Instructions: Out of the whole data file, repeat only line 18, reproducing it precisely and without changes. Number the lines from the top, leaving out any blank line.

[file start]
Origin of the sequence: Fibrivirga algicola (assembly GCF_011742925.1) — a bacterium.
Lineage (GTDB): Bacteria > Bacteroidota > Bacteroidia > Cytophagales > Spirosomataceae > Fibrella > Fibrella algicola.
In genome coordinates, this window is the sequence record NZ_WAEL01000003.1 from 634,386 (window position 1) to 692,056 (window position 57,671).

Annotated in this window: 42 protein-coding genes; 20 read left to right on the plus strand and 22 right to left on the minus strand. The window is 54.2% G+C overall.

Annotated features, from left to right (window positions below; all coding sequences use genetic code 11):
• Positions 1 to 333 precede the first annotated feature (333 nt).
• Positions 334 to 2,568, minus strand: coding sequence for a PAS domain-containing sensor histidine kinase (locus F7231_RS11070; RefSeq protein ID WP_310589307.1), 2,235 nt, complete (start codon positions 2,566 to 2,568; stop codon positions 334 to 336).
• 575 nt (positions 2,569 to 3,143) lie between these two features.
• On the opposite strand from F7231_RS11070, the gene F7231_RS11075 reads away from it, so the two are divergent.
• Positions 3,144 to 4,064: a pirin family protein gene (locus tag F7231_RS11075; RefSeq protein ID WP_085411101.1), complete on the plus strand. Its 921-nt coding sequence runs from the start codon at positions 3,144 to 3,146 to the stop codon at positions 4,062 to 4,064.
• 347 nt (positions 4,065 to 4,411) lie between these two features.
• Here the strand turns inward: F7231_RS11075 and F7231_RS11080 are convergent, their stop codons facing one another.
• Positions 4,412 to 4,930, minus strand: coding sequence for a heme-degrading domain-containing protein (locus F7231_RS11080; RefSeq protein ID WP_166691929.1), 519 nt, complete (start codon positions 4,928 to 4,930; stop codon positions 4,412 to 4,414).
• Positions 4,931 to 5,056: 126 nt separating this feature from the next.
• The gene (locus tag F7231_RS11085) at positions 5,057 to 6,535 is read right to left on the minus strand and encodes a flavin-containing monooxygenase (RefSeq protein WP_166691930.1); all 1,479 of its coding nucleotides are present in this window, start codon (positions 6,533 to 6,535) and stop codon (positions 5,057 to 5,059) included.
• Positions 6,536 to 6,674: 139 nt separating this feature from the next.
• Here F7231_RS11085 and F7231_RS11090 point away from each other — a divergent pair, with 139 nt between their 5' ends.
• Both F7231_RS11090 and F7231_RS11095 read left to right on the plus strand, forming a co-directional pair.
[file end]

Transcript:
• Both F7231_RS11090 and F7231_RS11095 read left to right on the plus strand, forming a co-directional pair.